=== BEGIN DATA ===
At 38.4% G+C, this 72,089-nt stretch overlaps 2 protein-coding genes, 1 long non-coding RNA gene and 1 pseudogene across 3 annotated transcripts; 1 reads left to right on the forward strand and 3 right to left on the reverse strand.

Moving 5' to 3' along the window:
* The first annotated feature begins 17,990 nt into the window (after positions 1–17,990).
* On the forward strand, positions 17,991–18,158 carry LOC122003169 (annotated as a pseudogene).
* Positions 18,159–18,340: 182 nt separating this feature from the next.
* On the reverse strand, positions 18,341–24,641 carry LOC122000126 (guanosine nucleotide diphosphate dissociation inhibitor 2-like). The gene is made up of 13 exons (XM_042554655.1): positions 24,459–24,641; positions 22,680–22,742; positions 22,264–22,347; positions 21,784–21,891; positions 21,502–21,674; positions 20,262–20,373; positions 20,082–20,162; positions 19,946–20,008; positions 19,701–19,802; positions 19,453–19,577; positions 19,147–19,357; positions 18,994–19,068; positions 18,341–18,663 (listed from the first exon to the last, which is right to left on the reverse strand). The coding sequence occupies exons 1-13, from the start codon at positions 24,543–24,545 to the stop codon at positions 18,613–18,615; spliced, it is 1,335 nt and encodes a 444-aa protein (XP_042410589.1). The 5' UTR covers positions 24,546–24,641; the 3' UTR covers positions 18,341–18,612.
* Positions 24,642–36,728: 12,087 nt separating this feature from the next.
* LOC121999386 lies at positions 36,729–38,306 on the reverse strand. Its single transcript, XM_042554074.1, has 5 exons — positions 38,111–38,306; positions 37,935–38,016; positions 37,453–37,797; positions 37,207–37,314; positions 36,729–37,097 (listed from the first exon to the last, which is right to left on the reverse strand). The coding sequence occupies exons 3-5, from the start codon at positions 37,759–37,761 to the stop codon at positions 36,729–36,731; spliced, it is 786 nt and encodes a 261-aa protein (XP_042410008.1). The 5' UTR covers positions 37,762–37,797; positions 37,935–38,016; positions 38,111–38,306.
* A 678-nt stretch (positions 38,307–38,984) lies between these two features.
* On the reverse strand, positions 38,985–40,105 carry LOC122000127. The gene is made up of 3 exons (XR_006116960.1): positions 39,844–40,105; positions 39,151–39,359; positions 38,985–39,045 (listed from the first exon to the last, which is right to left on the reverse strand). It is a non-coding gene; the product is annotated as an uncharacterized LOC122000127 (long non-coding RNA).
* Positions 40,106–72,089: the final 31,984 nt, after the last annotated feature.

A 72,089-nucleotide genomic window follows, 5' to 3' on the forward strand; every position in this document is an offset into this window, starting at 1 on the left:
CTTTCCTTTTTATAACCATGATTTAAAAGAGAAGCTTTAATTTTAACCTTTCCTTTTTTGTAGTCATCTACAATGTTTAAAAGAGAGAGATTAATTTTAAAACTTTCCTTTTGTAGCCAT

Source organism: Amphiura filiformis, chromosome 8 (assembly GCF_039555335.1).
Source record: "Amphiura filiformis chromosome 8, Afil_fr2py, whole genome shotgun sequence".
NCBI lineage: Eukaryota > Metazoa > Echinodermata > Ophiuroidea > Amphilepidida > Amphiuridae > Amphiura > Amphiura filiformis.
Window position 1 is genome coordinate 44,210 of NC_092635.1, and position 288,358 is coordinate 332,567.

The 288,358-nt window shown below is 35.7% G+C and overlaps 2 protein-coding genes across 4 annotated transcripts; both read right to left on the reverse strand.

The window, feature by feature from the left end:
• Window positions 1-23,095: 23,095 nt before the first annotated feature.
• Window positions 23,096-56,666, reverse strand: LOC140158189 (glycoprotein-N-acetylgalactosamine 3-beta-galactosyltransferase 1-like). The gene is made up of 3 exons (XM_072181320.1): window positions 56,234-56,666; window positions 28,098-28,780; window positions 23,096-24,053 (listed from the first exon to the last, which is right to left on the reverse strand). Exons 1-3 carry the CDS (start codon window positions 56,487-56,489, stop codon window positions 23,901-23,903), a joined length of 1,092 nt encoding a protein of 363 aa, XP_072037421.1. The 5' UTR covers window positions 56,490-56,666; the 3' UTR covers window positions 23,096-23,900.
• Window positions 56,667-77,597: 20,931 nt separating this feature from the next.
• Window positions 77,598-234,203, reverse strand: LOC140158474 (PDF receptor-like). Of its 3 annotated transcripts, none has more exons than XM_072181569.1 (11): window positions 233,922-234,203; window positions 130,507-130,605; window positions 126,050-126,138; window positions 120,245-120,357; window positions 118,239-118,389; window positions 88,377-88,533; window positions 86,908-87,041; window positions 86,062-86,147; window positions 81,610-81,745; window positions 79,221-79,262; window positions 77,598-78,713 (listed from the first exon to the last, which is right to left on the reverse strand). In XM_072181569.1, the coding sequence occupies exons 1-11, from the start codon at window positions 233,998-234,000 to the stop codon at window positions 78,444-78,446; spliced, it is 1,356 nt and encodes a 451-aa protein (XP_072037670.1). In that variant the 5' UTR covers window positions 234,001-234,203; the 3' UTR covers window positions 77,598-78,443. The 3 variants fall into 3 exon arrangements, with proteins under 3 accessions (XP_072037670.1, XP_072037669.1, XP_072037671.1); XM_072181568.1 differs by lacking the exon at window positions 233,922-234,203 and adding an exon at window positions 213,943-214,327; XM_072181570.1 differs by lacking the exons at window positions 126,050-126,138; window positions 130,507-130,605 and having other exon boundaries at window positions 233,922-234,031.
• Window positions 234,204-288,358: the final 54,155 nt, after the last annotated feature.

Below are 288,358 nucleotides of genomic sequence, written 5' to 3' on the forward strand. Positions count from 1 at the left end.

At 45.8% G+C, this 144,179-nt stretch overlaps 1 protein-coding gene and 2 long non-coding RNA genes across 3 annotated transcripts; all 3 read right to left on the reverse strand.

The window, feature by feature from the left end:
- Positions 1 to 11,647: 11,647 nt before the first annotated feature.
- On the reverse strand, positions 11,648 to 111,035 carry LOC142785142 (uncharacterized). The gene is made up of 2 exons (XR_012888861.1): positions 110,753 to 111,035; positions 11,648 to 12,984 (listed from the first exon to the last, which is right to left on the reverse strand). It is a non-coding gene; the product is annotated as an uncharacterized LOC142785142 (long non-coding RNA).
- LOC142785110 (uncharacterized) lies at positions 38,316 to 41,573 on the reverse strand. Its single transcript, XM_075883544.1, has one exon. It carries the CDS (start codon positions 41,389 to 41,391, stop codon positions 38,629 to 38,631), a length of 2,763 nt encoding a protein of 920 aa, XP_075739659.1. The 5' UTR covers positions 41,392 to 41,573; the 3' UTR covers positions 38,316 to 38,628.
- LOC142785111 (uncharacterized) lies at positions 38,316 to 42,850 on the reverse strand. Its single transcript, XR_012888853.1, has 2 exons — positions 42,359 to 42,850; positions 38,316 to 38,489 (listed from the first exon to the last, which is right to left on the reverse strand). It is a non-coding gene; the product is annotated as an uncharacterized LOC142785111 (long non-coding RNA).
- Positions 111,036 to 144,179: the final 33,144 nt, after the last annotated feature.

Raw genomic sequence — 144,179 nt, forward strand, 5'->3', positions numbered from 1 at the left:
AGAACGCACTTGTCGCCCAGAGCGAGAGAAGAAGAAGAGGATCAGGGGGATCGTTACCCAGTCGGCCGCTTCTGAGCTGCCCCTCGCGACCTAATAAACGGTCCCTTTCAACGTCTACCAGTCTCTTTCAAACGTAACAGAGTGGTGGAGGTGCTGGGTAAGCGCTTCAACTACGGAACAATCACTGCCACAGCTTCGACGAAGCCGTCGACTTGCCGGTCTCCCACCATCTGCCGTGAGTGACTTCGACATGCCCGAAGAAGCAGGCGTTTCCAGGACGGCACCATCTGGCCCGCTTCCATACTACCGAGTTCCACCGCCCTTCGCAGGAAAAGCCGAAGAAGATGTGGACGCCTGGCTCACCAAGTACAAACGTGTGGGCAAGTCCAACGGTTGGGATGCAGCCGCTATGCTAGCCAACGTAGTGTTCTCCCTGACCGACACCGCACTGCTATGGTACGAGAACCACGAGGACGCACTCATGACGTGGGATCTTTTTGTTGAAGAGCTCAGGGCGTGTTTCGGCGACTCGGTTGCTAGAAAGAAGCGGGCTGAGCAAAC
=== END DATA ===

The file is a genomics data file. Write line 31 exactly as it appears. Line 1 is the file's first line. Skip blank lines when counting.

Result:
- LOC142785111 (uncharacterized) lies at positions 38,316 to 42,850 on the reverse strand. Its single transcript, XR_012888853.1, has 2 exons — positions 42,359 to 42,850; positions 38,316 to 38,489 (listed from the first exon to the last, which is right to left on the reverse strand). It is a non-coding gene; the product is annotated as an uncharacterized LOC142785111 (long non-coding RNA).